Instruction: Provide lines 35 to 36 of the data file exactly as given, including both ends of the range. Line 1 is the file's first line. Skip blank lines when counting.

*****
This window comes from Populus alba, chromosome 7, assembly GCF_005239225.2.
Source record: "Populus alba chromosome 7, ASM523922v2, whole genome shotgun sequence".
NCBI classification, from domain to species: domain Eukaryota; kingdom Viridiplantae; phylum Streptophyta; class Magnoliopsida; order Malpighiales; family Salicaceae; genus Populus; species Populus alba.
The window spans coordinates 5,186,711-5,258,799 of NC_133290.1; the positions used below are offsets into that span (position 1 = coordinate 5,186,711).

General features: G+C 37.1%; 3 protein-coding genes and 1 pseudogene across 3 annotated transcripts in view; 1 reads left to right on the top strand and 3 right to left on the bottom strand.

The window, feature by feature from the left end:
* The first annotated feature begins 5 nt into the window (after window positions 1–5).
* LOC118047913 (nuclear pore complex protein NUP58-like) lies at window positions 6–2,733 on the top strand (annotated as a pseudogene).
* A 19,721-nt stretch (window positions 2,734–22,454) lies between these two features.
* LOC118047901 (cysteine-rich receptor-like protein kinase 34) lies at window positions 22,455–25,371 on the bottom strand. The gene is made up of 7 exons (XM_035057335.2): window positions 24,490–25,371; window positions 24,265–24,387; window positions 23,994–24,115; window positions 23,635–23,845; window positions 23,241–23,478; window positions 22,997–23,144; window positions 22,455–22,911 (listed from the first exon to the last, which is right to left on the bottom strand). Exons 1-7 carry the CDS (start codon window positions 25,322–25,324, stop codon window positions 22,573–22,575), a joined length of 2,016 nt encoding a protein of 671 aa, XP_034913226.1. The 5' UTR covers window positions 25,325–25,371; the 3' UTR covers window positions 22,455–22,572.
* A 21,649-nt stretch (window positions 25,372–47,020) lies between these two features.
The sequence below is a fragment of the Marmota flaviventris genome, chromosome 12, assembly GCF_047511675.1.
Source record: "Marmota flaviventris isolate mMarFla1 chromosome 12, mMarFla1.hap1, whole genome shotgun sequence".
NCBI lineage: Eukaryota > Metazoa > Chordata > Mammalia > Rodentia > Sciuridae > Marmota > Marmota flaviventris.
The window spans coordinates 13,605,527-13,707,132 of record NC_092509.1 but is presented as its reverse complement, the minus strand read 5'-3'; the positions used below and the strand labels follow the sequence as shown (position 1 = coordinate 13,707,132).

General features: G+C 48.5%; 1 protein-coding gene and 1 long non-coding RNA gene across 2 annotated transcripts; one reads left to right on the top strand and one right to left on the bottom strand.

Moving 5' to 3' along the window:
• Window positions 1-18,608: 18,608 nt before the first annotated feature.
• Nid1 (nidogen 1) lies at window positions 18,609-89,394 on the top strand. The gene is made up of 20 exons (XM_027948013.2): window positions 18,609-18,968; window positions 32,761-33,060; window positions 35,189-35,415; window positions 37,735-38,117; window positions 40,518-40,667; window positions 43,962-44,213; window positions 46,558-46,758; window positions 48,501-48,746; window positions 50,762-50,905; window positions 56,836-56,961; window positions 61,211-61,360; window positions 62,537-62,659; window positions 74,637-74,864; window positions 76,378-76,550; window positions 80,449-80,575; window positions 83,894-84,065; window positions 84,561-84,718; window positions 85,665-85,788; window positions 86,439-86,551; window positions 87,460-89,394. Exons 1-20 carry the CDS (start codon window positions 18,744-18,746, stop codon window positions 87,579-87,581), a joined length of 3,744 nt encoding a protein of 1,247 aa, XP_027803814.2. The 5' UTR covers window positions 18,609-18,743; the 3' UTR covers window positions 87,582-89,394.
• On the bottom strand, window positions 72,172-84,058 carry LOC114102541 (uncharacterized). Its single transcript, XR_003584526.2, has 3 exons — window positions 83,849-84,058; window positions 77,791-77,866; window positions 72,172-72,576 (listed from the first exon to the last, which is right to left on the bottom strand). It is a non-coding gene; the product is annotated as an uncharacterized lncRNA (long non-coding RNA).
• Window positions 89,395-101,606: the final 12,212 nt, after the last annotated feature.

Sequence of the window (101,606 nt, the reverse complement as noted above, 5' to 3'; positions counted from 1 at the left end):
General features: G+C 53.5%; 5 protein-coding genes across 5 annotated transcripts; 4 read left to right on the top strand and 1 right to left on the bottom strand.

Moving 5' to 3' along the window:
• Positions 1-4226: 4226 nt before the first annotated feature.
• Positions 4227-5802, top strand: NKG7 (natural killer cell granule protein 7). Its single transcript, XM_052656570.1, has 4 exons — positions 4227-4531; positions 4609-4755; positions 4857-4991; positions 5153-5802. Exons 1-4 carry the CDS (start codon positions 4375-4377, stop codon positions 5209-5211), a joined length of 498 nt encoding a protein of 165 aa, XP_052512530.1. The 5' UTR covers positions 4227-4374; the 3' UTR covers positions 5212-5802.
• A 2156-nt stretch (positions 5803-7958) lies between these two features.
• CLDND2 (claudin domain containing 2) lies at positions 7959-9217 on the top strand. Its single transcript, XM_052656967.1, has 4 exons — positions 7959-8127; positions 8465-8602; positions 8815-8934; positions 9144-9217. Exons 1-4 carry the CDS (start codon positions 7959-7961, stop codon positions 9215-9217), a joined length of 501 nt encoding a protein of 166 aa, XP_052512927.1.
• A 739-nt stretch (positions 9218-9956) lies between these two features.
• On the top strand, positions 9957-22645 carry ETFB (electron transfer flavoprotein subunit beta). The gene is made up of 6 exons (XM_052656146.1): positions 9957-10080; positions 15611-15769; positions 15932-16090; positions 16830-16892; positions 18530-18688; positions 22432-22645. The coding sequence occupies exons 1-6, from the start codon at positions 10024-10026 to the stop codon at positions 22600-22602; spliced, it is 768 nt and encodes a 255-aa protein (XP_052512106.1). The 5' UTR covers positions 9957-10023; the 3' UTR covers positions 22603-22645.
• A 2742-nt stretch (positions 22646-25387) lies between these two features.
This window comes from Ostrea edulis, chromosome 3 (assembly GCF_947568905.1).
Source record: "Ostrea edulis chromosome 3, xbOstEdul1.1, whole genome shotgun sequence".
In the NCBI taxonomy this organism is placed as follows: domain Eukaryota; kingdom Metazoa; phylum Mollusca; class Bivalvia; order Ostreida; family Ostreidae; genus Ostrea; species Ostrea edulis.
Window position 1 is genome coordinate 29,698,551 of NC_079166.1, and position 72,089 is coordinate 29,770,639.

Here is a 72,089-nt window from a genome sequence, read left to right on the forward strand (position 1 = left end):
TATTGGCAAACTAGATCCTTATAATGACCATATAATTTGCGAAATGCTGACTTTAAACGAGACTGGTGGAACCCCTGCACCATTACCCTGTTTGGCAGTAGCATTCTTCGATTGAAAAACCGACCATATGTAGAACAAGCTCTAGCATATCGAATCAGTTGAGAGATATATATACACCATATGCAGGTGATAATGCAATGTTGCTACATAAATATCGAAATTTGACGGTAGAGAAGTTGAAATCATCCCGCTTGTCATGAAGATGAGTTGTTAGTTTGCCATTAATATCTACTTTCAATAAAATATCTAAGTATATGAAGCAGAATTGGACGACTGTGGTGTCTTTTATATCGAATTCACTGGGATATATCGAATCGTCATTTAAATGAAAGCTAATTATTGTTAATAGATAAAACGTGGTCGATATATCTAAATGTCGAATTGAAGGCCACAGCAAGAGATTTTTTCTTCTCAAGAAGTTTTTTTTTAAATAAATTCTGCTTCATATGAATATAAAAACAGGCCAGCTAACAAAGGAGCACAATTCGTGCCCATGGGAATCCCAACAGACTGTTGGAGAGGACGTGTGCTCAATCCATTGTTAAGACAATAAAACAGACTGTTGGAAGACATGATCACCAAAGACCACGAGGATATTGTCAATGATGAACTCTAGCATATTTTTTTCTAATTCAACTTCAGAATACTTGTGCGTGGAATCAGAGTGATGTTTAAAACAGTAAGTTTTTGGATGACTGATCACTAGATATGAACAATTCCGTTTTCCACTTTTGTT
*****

Window position 1 is genome coordinate 29,698,551 of NC_079166.1, and position 72,089 is coordinate 29,770,639.

Here is a 72,089-nt window from a genome sequence, read left to right on the forward strand (position 1 = left end):